Let's explain this more, when you buy a fresh bag of coffee beans, the pressure inside it will be different. In other words, the coffee beans will behave differently within the first few hours after they are open, this will equalize the balance of oxygen. After a while, they begin to lose their flavors, so grind finer to get more flavors.

For the grind settings, if you use a coarser grind or the amount of coffee is too small (bear in mind that the grind size and doze work together), the espresso will not come out right because the shot will be extracted in a shorter time. For example 20 seconds instead of 30 seconds.

If you make this mistake, the coffee will be under extract- that means coffee with low levels of flavor and the crema on the coffee will be pale. The crema will dissipate faster. This is known as weak coffee, so the fault is not from the type of coffee beans you bought or the roast levels. What's espresso without crema?

Another problem you may encounter is when you use a grind that is too fine or use a wrong amount of coffee. The coffee will over-extract at this point and brew really slowly. The notes of over-extraction are bitter taints, no sweetness, sour taste, and dark oily marks on the coffee’s surface. This means that the color of the crema may turn out pale.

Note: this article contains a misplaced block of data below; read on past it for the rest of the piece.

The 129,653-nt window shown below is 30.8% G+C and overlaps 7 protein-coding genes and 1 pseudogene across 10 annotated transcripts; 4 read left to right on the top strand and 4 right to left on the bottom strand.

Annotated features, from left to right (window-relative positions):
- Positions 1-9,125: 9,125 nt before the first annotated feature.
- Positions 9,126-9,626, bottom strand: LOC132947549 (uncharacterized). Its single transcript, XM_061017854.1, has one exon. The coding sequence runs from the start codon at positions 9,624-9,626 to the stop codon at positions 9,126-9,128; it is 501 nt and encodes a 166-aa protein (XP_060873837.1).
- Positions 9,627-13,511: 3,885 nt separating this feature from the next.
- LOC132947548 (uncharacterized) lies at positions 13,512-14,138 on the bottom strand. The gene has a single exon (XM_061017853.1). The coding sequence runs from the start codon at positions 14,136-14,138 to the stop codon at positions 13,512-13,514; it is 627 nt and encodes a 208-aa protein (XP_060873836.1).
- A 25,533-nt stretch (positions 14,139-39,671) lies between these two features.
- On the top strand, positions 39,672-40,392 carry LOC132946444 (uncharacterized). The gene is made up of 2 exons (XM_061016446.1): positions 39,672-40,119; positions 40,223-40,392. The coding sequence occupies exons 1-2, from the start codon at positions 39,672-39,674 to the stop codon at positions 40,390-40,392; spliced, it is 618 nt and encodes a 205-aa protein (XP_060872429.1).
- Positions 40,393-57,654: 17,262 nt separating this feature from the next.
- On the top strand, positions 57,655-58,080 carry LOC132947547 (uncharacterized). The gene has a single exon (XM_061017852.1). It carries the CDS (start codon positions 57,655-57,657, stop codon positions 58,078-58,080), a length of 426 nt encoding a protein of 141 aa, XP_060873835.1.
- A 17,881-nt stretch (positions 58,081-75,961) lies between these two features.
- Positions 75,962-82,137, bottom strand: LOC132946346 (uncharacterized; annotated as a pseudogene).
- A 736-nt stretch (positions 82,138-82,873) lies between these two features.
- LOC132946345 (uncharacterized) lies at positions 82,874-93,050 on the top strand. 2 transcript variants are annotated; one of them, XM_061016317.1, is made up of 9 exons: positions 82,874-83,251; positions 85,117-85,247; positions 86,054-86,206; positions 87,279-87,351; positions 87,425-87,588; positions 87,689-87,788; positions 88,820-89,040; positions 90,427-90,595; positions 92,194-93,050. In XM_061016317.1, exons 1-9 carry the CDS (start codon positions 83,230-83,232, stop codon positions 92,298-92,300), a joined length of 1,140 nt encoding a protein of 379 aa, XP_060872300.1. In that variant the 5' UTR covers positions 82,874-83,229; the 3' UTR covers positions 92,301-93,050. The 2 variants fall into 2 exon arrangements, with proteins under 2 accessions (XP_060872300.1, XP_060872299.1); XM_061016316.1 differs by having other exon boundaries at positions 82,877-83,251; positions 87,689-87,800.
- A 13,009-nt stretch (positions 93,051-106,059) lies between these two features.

But if you get the extra correctly, the flavors will come out perfect. The crema will be rich, it will either have a yellow or brown color with sweetness and plenty of flavors.

Now that we have given these explanations, you should source coffees from different places with the highest flavors. You should try coffee from Kenya, that is clean and citric, or Ethiopian coffee that has strong blueberry flavors. There are also other coffees to try.

Click here to source out more of them. 

We hope that you have been able to clear myths and misconceptions about strong coffee. You now know the different types of coffee and their caffeine content. So pick any coffee beans and start brewing!